OVER the last few months the Scottish Government and Network Rail have been consulting on the future of rail services in Scotland.
This is a crucial time for rail services with the ScotRail contract up for renegotiation and a review of the funding arrangements for Network Rail. These changes offer an opportunity for the Scottish Government to negotiate a better deal for passengers and to improve rail services.
Last year, ScotRail carried almost 80 million commuters, day-trippers and tourists across the rail network. Recently added services like the Airdrie to Bathgate line have shown that there is an appetite among the public to use rail services to access work and social opportunities in Edinburgh.
In order to achieve that however, people need to be encouraged to take the train and the recent trend has not been positive. At the start of this year, the cost of rail tickets increased by six per cent, taking the price of an annual ticket between Glasgow and Edinburgh to £3380. This is a massive expense especially when passengers do not see any improvement in service.
Above all, people want a service that is quick, reliable, comfortable and delivers value for money. Making that a reality is the challenge that the Scottish Government and other stakeholders must address.
In Edinburgh there are signs of investment. Passengers cannot fail to notice the improvement works at Waverley station while there are also improvements coming for Haymarket as part of the Edinburgh to Glasgow Improvement Programme (EGIP).
At a recent meeting with Network Rail I got a chance to hear about proposals for Haymarket station. For me a key issue is integration. For many people travelling to work in Edinburgh the way that rail services link in with other transport options is important. Some want to drive a portion of their journey and would like to see park-and-ride facilities expanded. Others want to see better integration between rail and bus services. Similarly we need better links for cyclists, with stations accessible from bike routes, parking at stations and space for bikes on board. Then there are fundamental issues such as accessibility – whether it is for disabled or elderly people or for passengers struggling with buggies or luggage. What these concerns point to is a greater need to ensure that rail services are considered not just in isolation but as part of a wider transport vision that places the needs of passengers at its heart.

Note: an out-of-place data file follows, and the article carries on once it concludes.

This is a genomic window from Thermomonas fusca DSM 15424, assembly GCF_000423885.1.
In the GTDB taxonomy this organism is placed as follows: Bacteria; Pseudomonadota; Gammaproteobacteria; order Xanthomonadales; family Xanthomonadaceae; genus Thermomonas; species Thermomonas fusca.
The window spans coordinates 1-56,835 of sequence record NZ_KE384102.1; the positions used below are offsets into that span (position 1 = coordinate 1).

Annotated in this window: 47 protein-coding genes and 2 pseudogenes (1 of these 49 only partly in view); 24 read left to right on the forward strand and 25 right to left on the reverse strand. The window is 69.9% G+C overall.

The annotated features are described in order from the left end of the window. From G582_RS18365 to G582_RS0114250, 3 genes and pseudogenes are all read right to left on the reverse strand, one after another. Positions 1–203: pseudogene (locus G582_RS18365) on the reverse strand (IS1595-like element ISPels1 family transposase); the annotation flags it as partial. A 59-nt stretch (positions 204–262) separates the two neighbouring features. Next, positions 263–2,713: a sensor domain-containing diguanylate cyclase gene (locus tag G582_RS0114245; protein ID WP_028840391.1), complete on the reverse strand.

As part of the wider EGIP consultation process, people in Edinburgh and the Lothians have highlighted a number of possible service improvements, including calls for a station at Abbeyhill and the electrification and reintroduction of passenger services on the South Suburban Line. These proposals have generated strong support. We now need proper investigation of the costs and benefits.
The Scottish Parliament’s Infrastructure and Capital Investment Committee recently published its report on the renewal of the Scottish passenger rail franchise. The report argued for simplified fare structures, improved monitoring and efficiency of services and a more integrated approach. The committee also recommended that the franchise should be awarded for a longer period. If this were to happen it is vital that a balance is struck between transparency in the process and accountability for those running our vital train services.
The Scottish Government was rightly criticised by many for some of the proposals in its initial consultation. Suggestions that there be fewer train services, longer travel times and more changes for passengers on long-distance routes would be a big step backwards. They would also cause massive inconvenience to local passengers commuting to Edinburgh.
The consultation also sought views on the possibility of raising fares for peak-time services and limiting the number of people on board. I am concerned that this would make rail travel for people travelling to work in Edinburgh prohibitively expensive.
Thankfully the Scottish Government abandoned proposals that would have seen cross-border services terminating in Edinburgh rather than continuing further north. We need to see continued support for cross-border rail services, particularly sleeper services.
Since devolution, the number of people using the railway has grown steadily. That’s because of sustained investment, new trains, new stations, more support for safety and a huge improvement brought about by use of information technology. This has made our railways more competitive with cars and has reduced the amount of transport-related CO2 emissions.
This is the sort of sustainable transport policy we should be following but the proposals being pursued by the Scottish Government will do little to progress it. Instead they will merely result in fewer trains, longer, more expensive journeys and a less convenient service.
I’m hoping that the Minister has listened to the arguments and is prepared to put our railways on a stronger footing. For Edinburgh our future economic growth and environmental prosperity demand that he does so.
• Sarah Boyack is a Labour MSP for the Lothians